Financial reporting quality and idiosyncratic return volatility
AbstractCampbell et al. (2001) document that firms’ stock returns have become more volatile in the U.S. since 1960. We hypothesize and find that deteriorating earnings quality is associated with higher idiosyncratic return volatility over 1962–2001. These results are robust to controlling for (i) inter-temporal changes in the disclosure of value-relevant information, sophistication of investors and the possibility that earnings quality can be informative about future cash flows; (ii) stock return performance, cash flow operating performance, cash flow variability, growth, leverage and firm size; and (iii) new listings, high-technology firms, firm-years with losses, mergers and acquisitions and financial distress.
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Bibliographic InfoArticle provided by Elsevier in its journal Journal of Accounting and Economics.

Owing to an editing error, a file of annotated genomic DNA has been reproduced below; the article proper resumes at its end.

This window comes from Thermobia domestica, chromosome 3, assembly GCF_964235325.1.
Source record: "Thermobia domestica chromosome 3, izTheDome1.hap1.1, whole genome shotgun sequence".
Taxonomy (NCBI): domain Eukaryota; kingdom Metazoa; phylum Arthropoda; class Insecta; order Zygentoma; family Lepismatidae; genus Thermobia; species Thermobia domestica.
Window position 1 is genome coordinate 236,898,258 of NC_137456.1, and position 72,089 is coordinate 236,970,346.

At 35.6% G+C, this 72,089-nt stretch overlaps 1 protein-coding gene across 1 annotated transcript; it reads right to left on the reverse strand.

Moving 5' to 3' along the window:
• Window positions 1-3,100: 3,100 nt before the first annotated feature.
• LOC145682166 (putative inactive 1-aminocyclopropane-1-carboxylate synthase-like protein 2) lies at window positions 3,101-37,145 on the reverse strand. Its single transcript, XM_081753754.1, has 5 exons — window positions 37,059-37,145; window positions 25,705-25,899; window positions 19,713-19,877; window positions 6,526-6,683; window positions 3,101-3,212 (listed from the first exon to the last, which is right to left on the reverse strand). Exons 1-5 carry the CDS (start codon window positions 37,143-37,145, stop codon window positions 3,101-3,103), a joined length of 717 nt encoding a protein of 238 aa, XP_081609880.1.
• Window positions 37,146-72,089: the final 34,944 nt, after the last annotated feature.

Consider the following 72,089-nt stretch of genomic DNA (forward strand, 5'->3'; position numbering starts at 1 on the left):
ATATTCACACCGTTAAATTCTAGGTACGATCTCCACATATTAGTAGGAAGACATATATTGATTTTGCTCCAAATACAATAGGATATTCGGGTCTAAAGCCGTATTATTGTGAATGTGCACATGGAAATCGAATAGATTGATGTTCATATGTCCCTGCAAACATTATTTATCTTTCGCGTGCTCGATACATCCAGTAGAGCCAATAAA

Volume (Year): 51 (2011)
Issue (Month): 1 ()
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Web page: http://www.elsevier.com/locate/jae
G12; G14; M40; Idiosyncratic volatility; Earnings quality; Temporal analysis; Abnormal accruals;
Find related papers by JEL classification:
- G12 - Financial Economics - - General Financial Markets - - - Asset Pricing; Trading Volume; Bond Interest Rates
- G14 - Financial Economics - - General Financial Markets - - - Information and Market Efficiency; Event Studies; Insider Trading
- M40 - Business Administration and Business Economics; Marketing; Accounting - - Accounting - - - General
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